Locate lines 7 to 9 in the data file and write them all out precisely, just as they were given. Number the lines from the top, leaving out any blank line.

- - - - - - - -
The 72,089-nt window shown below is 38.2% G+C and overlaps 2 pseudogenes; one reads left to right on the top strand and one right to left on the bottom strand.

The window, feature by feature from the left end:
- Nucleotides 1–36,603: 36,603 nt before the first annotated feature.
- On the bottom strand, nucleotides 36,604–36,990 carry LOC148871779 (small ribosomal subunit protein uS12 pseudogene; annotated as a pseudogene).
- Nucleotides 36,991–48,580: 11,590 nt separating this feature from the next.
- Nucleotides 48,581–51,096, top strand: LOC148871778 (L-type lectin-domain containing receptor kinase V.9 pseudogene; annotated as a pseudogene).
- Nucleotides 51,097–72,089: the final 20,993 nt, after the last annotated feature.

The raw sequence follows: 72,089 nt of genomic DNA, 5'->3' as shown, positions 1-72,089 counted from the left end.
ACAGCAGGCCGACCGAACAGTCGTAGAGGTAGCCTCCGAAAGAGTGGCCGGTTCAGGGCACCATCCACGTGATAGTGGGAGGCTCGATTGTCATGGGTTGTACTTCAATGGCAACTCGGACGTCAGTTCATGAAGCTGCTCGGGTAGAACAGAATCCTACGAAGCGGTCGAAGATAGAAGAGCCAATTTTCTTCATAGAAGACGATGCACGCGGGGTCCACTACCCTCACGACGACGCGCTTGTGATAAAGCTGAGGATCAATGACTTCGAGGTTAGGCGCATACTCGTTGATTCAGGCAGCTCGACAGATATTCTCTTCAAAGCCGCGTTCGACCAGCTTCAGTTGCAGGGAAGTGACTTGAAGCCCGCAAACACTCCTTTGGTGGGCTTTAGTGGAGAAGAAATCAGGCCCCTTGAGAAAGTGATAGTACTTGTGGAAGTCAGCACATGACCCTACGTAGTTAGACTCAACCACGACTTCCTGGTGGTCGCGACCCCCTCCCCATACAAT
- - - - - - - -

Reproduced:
- Nucleotides 51,097–72,089: the final 20,993 nt, after the last annotated feature.

The raw sequence follows: 72,089 nt of genomic DNA, 5'->3' as shown, positions 1-72,089 counted from the left end.
ACAGCAGGCCGACCGAACAGTCGTAGAGGTAGCCTCCGAAAGAGTGGCCGGTTCAGGGCACCATCCACGTGATAGTGGGAGGCTCGATTGTCATGGGTTGTACTTCAATGGCAACTCGGACGTCAGTTCATGAAGCTGCTCGGGTAGAACAGAATCCTACGAAGCGGTCGAAGATAGAAGAGCCAATTTTCTTCATAGAAGACGATGCACGCGGGGTCCACTACCCTCACGACGACGCGCTTGTGATAAAGCTGAGGATCAATGACTTCGAGGTTAGGCGCATACTCGTTGATTCAGGCAGCTCGACAGATATTCTCTTCAAAGCCGCGTTCGACCAGCTTCAGTTGCAGGGAAGTGACTTGAAGCCCGCAAACACTCCTTTGGTGGGCTTTAGTGGAGAAGAAATCAGGCCCCTTGAGAAAGTGATAGTACTTGTGGAAGTCAGCACATGACCCTACGTAGTTAGACTCAACCACGACTTCCTGGTGGTCGCGACCCCCTCCCCATACAAT